Eastern Pondhawk: SMMC Kennebunk, Kennebunk, Maine, USA, June 2022 — I have been watching out for these. The Eastern Pondhawk is one of my favorite dragonflies. I like the subtle shades of blue and green, blending into each other, and I like the fact that it sits on sunny rocks for its portrait. 🙂 This is a male. The females remain mostly all green with brown stripes on the abdomen while the males develop this prunosity that renders the abdomen increasingly blue. They are active, agile hunters, but they like to sit and sun themselves as well. Sony Rx10iv at 600mm equivalent. Program mode with my custom birds and wildlife modifications. Processed in Pixelmator Photo and Apple Photos. ISO 100 @ f4 @ 1/500th.
American Lady Butterfly: SMMC Kennebunk, Kennebunk, Maine, USA, June 2022 — It seems to me that there are fewer butterflies this summer than last…I have seen only a few Swallowtails, and this is, so far, the only Lady I have seen. Maybe I am just not getting out enough. 🙂 I have to look up how to tell a Painted Lady from an American Lady every year. We have both in Maine, as is true of most of the US. The two large eye-spots on the underside of the wings are the tell for American Lady. Sony Rx10iv at 600mm equivalent. Program mode with my custom birds and wildlife modifications. Processed in Pixelmator Photo and Apple Photos. ISO 100 @ f5 @ 1/1000th.
Wild Turkey: Gravely Brook Road, Kennebunkport, Maine, USA, June 2022 — As I passed on my eTrike the other day, out towards Emmon’s Preserve on Gravely Brook Road in Kennebunkport, a few hen turkeys and their nursery skittered out of the ditch and headed out into a field of mixed weeds and hay. I got off the trike and got my camera out, but the poults had disappeared into the taller vegetation. I watched the hens as they wandered out into the field, and eventually this one poult stuck its head up high enough for me to see. There were at least half a dozen of them in there, but I could not see them. 🙂 Sony Rx10iv at 600mm equivalent. Program mode with my custom birds and wildlife modifications. Processed in Pixelmator Photo and Apple Photos. ISO 100 @ f4 @ 1/800th.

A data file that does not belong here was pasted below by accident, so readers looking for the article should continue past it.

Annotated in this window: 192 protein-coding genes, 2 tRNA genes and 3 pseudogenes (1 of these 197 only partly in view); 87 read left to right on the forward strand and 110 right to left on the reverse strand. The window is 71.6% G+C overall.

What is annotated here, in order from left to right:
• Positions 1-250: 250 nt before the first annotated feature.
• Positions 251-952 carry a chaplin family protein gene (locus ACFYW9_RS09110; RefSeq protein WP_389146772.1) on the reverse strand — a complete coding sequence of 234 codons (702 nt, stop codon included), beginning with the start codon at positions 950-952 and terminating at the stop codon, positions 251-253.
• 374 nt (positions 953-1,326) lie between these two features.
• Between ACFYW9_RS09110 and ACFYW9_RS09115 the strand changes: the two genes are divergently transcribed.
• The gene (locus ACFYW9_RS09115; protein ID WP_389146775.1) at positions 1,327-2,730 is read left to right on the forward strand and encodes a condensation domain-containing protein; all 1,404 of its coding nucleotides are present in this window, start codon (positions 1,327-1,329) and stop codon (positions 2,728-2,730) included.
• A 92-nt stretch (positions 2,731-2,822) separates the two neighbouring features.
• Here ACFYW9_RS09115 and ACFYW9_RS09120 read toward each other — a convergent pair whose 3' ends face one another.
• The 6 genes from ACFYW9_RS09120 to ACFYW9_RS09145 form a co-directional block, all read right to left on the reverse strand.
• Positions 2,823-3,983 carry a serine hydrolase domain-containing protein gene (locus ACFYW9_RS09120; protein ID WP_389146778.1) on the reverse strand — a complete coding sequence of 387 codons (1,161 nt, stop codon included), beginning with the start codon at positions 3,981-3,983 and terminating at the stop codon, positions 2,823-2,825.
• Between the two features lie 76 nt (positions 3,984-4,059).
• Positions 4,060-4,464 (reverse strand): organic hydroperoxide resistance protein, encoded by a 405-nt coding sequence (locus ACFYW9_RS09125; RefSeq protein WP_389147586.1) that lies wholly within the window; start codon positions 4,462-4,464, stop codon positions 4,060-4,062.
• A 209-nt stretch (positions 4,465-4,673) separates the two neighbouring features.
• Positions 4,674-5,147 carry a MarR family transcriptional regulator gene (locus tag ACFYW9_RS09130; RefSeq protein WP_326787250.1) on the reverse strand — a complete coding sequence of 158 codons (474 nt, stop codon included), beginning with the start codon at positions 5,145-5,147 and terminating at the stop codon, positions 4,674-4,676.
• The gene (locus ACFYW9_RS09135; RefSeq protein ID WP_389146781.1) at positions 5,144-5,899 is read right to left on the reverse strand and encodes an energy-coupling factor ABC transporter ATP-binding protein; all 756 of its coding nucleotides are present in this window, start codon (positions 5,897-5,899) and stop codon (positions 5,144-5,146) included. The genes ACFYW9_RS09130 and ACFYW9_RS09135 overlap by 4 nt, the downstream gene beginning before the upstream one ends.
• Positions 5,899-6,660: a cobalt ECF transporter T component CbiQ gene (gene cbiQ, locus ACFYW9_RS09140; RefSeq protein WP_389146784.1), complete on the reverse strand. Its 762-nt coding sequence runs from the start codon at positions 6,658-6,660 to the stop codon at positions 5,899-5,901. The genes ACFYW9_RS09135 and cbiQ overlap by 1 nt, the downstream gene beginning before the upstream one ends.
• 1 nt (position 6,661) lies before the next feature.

Red-bellied Woodpecker: Kennebunk, Maine, USA, June 2022 — It used to be that we would get a Red-bellied Woodpecker in our yard once every few years…then, beginning maybe three years ago, a few times a summer…and now a few times a week all summer…getting on towards daily. I found an article from 2021 on the Maine Audubon site that details the range expansion of the Red-bellied Woodpecker in Maine, that started in 2004, and has gained momentum year by year since. It is very likely that this woodpecker is nesting in our neighborhood. We used to only see it on the suet…but it is now taking mealworms from the mealworm feeder we keep full for our nesting Bluebirds and their young. Sony Rx10iv at 600mm equivalent. Program mode with my custom birds and wildlife modifications. Processed in Pixelmator Photo and Apple Photos. ISO 6400 @ f4 @ 1/500th. Taken through a double glazed deck door. 🙂
Just some pretty flowers from our yard for Sunday morning. 🙂 We don’t have a super abundance of flowers but we do have a good variety. iPhone SE on auto with smart HDR. Processed in Apple Photos and assembled in FrameMagic.
It was a day for Skimmers, or perhaps the season for Skimmers has come, at the drainage ponds at Southern Maine Medical Center in Kennebunk, Maine the other day. Four-spotted, Widow, and Twelve-spotted were all active. Multiple 4 and 12-spots, but only the single 4-spot. Sony Rx10iv at 600mm equivalent. Program mode with my custom birds and wildlife modifications. Processed in Pixelmator Photo and Apple Photos, and assembled in FrameMagic. ISO 100-200 @ f4 @ 1/500th.
Eastern Towhee: Kennebunk Plains Preserve, Kennebunk, Maine, USA, June 2022 — Sorry, this will always be the Rufous-sided Towhee to me, counter-part to the Spotted Towhee of the west. It must have actually been the Eastern Towhee when I started birding, but I started in New Mexico, and my books were probably not the latest editions, so I learned it, on my first birding trips east, as Rufous-sided. By the time I actually moved east, it was fixed in my mind. I have to look it up when I see one, because I do remember that I know the wrong name. I just don’t immediately remember the right one. Strange brain. Anyway, there are, some years, quite a few Eastern Towhees out by the pond on the Kennebunk Plains Preserve…and this is a good year for them. Their songs echo along the whole long pond edge, so there are at least a couple of pairs, and I had both the male and female of this pair in view at the same time. Such a handsome bird! Sony Rx10iv at 600mm equivalent. Program mode with my custom birds and wildlife modifications. Processed in Pixomator Photo and Apple Photos. ISO 100 @ f4 @ 1/1000th.